Safety of Serial MRI in Patients With Implantable Cardioverter Defibrillators

OBJECTIVES: While patients with cardiac implantable electronic devices could benefit from magnetic resonance (MR) imaging, the presence of such devices has been designated as an absolute contraindication to MR. Although scanning algorithms are proposed for cardiac implantable electronic devices, their safety remains uncertain. To address this issue, the safety of serial cardiac MR scans was evaluated in patients with implantable cardioverter defibrillators (ICDs).

METHODS: Three serial cardiac MR scans were prospectively performed at 1.5 T on 10 patients (9 men) of median age 56 years (range 51–68) with ICDs. ICD interrogation was performed before and after the MR scan and at a follow-up of median 370 days (range 274–723). Image quality was also assessed.

RESULTS: In all patients MR scanning occurred without complications. There were no differences between pre- and post-MR pacing capture threshold, pacing lead or high voltage lead impedance, or battery voltage values. During follow-up there were no occurrences of ICD dysfunction. Although most patients had image artifacts, the studies were generally diagnostic regarding left ventricular function and wall motion. Delayed enhancement imaging was of good quality for inferior wall and inferolateral infarcts, but ICD artifacts often affected the imaging of anterior wall infarcts.

CONCLUSIONS: Serial MR scans at 1.5 T in patients with ICDs, when carefully performed in a monitored setting, have no adverse effects on either patient or device. When required, single or multiple MR scans at 1.5 T may therefore be considered for clinical diagnostic purposes in these patients. Brett Jones Jersey


Posted in Magnetic Resonance Imaging and tagged , , , .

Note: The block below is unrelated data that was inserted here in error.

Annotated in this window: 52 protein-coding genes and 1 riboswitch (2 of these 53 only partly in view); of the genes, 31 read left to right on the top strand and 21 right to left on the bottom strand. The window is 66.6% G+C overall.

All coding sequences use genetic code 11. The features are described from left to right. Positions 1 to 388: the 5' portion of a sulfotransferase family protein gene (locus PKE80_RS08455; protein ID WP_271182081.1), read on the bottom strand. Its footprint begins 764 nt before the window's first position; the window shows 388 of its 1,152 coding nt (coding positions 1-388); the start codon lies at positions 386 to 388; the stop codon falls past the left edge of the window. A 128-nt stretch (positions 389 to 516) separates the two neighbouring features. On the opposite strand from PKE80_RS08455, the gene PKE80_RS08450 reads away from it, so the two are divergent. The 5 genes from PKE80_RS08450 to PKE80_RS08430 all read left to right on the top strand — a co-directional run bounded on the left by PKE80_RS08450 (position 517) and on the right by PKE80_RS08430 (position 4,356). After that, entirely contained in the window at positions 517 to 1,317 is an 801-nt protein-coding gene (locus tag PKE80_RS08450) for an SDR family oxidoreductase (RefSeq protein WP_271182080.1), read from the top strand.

1. Compare with:

    Safety of magnetic resonance imaging in patients with cardiovascular devices: an American Heart Association scientific statement from the Committee on Diagnostic and Interventional Cardiac Catheterization, Council on Clinical Cardiology, and the Council on Cardiovascular Radiology and Intervention: endorsed by the American College of Cardiology Foundation, the North American Society for Cardiac Imaging, and the Society for Cardiovascular Magnetic Resonance.
    Levine GN, Gomes AS, Arai AE, Bluemke DA, Flamm SD, Kanal E, Manning WJ, Martin ET, Smith JM, Wilke N, Shellock FS; A.
    Circulation. 2007 Dec 11;116(24):2878-91.

  2. In my mind, the strength of the paper is that the studies were performed with the magnet isocenter over the heart… Which makes me think: shouldn’t we worry even more if the isocenter lies over the actual pacer device and its battery? Or just about the leads?


  3. Were there animal experiments before this?
    Will 370 days (range 274–723) be enough to draw conclusions?
    Should we test more patients?
    Will you accept that, if you are a patient?
    Why is echo not enough? Why use MR?
    How could patients benefit from magnetic resonance (MR) imaging?
    Live longer with spending more money?

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